The Ness of Brodgar

Archaeologists expose the sophisticated stone masonry of the 5000 year old Ness of Brodgar temple complex in Orkney

Archaeologists expose the sophisticated stone masonry of the 5000 year old Ness of Brodgar temple complex in Orkney

In 2008, archaeologists working within sight of the striking stone circle known as the Ring of Brodgar discovered what appears to be a massive and very important stone-built temple complex on the Ness of Brodgar. This ‘temple’ or palace contains evidence of painted masonry and among its remains have been found carved stones (including a carved stone ball), and statuary items made of red clay (and I think here of the ‘idol’ once venerated on Inniskea). The temple is associated with a massive rampart wall some 4 metres thick that runs along the edge of the Ness.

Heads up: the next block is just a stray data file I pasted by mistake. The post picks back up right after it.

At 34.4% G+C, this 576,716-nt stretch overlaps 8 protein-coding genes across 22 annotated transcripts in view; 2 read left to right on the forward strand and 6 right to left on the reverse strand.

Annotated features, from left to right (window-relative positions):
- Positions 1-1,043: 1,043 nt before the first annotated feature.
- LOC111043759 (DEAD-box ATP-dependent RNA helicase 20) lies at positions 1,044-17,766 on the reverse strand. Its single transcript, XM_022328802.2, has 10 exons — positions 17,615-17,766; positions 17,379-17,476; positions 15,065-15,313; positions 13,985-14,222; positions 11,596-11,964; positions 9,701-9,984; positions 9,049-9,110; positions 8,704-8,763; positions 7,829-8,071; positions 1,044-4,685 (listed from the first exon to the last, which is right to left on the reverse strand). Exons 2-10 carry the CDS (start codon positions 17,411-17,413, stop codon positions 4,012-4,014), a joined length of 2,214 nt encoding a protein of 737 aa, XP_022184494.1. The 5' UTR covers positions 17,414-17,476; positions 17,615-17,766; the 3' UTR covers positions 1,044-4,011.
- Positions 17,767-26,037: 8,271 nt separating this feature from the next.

Visitors examining the remains of another sophisticated Neolithic structure in Orkney - Scara Brae.

Visitors examining the remains of another sophisticated Neolithic structure in Orkney – Scara Brae.

The discovery at the Ness of Brodgar demonstrates the sophisticated neolthic Atlantic culture’s architectural prowess already known about from the site of Scara Brae, uncovered from sand dunes in a storm during the early 20th century, and thought initially to be Roman.

The Ness of Brodgar is the thin finger of land in the middle of the map. The famous Maes Howe cairn whose chamber aligns the winter solstice lies just southeast

The Ness of Brodgar is the thin finger of land in the middle of the map. The famous Maes Howe cairn whose chamber aligns the winter solstice lies just southeast

The sophistication and scale of the Neolithic stone circles, temples, tombs and settlements across the eastern Atlantic Archipelago (ie – the British Isles and Ireland) points towards a very special culture with a deep spiritual connection to their landscape, the heavens and the cycles of the seasons.

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